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Recent trials on hemodiafiltration.
MedLine Citation:
PMID:  21625096     Owner:  NLM     Status:  In-Data-Review    
The theoretical advantages of high-flux hemodialysis (HD) in treating patients with chronic kidney disease (CKD) stage 5 are related to the higher toxin removal (especially 'middle molecules'), including sodium and water, and to the better biocompatibility of the treatment, including membrane and water quality. Several observational studies have shown that high-flux HD has positive effects on the survival and morbidity of uremic patients when compared with low-flux HD. The primary analysis of the prospective randomized HEMO (Hemodialysis Outcomes) study showed that high-flux HD was associated with an 8% nonsignificant reduction of mortality in comparison with low-flux HD. However, a secondary analysis pointed to an advantage for high-flux HD in subgroups of patients. More recently, the MPO (Membrane Permeability Outcome) study found that survival could be significantly improved by using high-flux HD compared with low-flux HD in high-risk patients as identified by serum albumin ≤4 g/dl and, in a post hoc analysis, in diabetic patients as a whole. On-line hemodiafiltration (HDF) is considered the most efficient technique of using high-flux membranes. Clearance of small solutes like urea are higher than in hemofiltration, and clearance of middle solutes like β(2)- microglobulin are higher than in high-flux HD. Since there is only a very limited number of randomized prospective trials comparing HDF and high-flux HD, no conclusive data are available about the effect of increased convection of on-line HDF on survival and morbidity of CKD patients. The suggested advantages of HDF must be confirmed by a large randomized controlled study.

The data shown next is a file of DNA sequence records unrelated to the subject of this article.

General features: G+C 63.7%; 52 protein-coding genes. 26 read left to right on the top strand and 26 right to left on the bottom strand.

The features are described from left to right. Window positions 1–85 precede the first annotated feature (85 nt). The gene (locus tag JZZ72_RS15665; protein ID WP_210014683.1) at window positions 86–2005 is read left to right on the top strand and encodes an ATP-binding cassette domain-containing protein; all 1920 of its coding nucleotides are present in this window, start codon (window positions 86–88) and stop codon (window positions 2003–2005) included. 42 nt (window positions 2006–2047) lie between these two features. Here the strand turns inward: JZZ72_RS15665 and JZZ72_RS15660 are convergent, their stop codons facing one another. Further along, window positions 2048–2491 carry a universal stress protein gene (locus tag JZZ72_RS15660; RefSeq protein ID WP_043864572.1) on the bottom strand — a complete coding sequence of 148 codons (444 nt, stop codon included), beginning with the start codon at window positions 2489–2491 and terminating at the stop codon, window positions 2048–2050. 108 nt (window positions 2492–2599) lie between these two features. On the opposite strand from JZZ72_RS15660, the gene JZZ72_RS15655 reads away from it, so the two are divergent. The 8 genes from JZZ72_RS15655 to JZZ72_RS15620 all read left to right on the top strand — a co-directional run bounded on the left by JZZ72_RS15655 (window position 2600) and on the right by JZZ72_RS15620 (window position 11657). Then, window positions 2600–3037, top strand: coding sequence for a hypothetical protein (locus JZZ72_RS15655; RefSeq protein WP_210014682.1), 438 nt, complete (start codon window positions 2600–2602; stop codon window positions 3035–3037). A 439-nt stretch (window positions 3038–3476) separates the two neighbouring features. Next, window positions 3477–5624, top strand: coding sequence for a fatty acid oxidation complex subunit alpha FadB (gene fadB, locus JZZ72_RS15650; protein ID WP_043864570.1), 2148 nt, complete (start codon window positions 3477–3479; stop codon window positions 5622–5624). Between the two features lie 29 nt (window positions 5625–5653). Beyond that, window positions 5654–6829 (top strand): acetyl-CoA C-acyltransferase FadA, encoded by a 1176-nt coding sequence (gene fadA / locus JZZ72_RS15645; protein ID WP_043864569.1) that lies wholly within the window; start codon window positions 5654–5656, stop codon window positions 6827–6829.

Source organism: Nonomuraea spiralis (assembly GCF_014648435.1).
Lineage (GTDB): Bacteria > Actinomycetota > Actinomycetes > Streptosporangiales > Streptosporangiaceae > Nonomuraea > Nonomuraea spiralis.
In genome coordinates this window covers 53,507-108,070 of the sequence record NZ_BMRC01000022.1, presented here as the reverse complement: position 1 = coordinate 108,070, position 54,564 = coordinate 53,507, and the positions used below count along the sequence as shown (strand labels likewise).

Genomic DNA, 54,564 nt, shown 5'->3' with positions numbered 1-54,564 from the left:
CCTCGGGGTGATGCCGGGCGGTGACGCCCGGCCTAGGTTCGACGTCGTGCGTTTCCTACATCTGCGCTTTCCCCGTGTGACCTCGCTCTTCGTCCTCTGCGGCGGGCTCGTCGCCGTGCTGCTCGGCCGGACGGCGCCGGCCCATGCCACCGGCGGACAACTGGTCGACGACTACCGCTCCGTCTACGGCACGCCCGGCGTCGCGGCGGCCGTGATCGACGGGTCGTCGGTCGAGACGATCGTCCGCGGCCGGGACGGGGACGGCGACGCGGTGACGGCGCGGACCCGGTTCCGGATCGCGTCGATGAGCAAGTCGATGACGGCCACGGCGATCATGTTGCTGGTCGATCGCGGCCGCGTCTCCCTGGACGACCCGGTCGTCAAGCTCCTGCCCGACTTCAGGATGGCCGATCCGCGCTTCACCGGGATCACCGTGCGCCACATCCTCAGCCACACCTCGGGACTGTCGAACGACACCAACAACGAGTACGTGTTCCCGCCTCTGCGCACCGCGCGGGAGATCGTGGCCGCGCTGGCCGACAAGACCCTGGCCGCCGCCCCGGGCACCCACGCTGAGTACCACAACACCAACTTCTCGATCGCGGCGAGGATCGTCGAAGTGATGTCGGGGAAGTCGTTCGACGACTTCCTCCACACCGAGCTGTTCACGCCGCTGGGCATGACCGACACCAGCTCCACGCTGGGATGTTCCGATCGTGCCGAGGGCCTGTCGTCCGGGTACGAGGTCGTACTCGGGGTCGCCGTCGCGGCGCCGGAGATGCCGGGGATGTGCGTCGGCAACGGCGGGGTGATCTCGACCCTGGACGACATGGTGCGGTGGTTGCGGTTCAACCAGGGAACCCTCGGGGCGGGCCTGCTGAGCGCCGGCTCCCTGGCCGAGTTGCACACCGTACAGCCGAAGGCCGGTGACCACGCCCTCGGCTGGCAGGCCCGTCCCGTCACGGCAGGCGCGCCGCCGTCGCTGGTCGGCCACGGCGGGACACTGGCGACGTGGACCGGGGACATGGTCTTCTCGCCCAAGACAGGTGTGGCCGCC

Francesco Locatelli; Celestina Manzoni; Lucia Del Vecchio; Andrea Cavalli; Giuseppe Pontoriero
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Publication Detail:
Type:  Journal Article     Date:  2011-05-23
Journal Detail:
Title:  Contributions to nephrology     Volume:  171     ISSN:  1662-2782     ISO Abbreviation:  Contrib Nephrol     Publication Date:  2011  
Date Detail:
Created Date:  2011-05-31     Completed Date:  -     Revised Date:  -    
Medline Journal Info:
Nlm Unique ID:  7513582     Medline TA:  Contrib Nephrol     Country:  Switzerland    
Other Details:
Languages:  eng     Pagination:  92-100     Citation Subset:  IM    
Copyright Information:
Copyright © 2011 S. Karger AG, Basel.
Department of Nephrology, Dialysis and Renal Transplant, Alessandro Manzoni Hospital, Lecco, Italy.
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